"Every extra bit of warming matters, especially since warming of 1.5ºC or higher increases the risk associated with long-lasting or irreversible changes, such as the loss of some ecosystems", says Hans-Otto Pörtner, Co-Chair of IPCC Working Group II, one of three working groups comprising the report, in a press statement.
That is the tough-love conclusion of the U.N.'s Intergovernmental Panel on Climate Change, or IPCC, in a major consensus report released Sunday evening after days of discussions last week between scientists and government officials meeting in South Korea.
Global temperature is now rising 0.2C with each decade, and it is estimated we will reach 1.5C by 2040. Rather, it states with a high degree of confidence that "human activities are estimated to have caused approximately 1.0°C of global warming above pre-industrial levels, with a likely range of 0.8°C to 1.2°C". Currently, however, the world is on track to see between 2.7 and 3.4 degrees of warming, the IPCC has said.
Economies would have to shift away rapidly from burning coal, oil and gas and invest heavily in renewable energy. Coral reefs would decline by 70-90 percent with global warming of 1.5 °C, whereas virtually all ( 99 percent) would be lost with 2 °C.
The feasibility of solar, wind and battery storage has improved significantly in recent years, which could signal the system is transforming, the report says.
The study was urgent because CO2, the main greenhouse gas, reached record levels in the atmosphere a year ago, and current pledges to cut emissions under the Paris Agreement would lead to warming of about 3 deg C.
Countries must take "unprecedented" action to slash carbon emissions to zero by 2050 and limit risky global warming, a key report has warned.
"Let's not forget that Australia accounts for just over one per cent of global emissions, so there are a lot bigger players than us out there impacting on these arrangements", the PM said.
When the target was put into the Paris Agreement, relatively little was known about the climate risks that would be avoided in a 1.5C warmer world compared with a 2C warmer world, or about the action needed to limit temperature rises to that level.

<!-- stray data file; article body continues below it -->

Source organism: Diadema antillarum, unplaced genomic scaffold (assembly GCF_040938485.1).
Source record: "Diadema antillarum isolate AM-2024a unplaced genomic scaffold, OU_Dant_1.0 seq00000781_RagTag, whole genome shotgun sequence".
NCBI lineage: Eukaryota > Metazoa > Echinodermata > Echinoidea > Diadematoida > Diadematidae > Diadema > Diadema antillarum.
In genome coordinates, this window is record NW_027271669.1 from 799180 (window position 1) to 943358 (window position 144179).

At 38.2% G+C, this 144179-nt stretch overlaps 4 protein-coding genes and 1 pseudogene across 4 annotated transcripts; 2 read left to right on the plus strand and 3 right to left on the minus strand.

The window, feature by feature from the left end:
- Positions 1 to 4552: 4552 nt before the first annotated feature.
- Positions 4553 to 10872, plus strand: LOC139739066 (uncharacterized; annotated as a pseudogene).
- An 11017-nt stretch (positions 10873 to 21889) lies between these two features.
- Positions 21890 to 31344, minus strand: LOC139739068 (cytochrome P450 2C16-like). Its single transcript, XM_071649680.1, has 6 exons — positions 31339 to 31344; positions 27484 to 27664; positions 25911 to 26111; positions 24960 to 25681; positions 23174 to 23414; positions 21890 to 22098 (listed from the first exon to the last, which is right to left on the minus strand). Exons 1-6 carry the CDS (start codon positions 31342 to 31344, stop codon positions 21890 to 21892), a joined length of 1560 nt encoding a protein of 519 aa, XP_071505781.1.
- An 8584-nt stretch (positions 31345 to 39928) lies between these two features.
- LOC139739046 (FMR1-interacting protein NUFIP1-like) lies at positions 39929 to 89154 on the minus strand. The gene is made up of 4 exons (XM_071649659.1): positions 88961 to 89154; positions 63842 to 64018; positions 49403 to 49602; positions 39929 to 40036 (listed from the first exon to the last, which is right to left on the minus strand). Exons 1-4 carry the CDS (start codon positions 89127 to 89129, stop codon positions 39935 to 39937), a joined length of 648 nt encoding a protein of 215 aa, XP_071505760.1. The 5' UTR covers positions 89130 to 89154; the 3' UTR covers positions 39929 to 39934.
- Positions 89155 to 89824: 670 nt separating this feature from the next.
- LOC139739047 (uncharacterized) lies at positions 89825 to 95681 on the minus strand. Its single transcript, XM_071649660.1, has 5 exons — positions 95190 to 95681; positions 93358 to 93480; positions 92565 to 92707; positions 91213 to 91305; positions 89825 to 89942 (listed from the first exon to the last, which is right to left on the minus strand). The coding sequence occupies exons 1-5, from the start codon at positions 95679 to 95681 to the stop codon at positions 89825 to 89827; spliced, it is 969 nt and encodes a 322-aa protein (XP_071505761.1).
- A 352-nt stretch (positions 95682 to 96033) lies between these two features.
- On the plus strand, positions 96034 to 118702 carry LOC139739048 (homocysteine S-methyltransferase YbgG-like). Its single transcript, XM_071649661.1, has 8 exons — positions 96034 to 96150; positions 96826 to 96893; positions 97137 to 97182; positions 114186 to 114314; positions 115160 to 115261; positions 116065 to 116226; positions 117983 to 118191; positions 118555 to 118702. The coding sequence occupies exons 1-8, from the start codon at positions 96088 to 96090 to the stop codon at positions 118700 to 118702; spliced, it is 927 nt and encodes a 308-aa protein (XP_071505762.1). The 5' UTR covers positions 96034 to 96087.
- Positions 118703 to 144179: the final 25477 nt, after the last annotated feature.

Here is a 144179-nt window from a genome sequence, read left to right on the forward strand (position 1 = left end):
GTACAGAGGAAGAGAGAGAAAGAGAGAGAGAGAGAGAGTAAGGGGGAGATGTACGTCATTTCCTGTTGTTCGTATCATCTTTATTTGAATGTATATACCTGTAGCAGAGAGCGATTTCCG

The IPCC report is undeniably grim, but its authors state that the 1.5°C target can still be met if unprecedented, wide-ranging action is taken straight away.
The government has been urged to strengthen United Kingdom climate targets and action, to reduce the severity of climate impacts, ranging from extreme weather to rising seas. But it means ensuring temperatures don't rise more than half a degree.
For example, according to IPCC, by 2100 global sea level rise would be 10 cm lower in case of a 1.5°C rise compared with a 2°C rise.
"Large quantities of current gas plants will need to be retired early, while those under construction or in planning stages must be reconsidered immediately as they are not compatible with the 1.5-degree future", Chen said.
"The coal industry has no role in a climate-stable world", said Jan Erik Saugestad, chief executive officer of Norway's Storebrand Asset Management, which oversees US$88 billion. To have at least a 50/50 chance of staying under the 1.5C cap without overshooting the mark, the world must, by 2050, become "carbon neutral", according to the report.
Delaying action on climate change "is something that is explicitly contradicted in the report", he told the Thomson Reuters Foundation. Any additional emissions would require the removal of Carbon dioxide from the air. So far, Prime Minister Scott Morrison has said that he's "not going to spend money on global climate conferences and all that nonsense", while Deputy PM Michael McCormack described the landmark United Nations warning as "some sort of report" and said Australia will "absolutely" keep relying on coal-fired power.
Coal power would also need to be reduced to nearly nothing.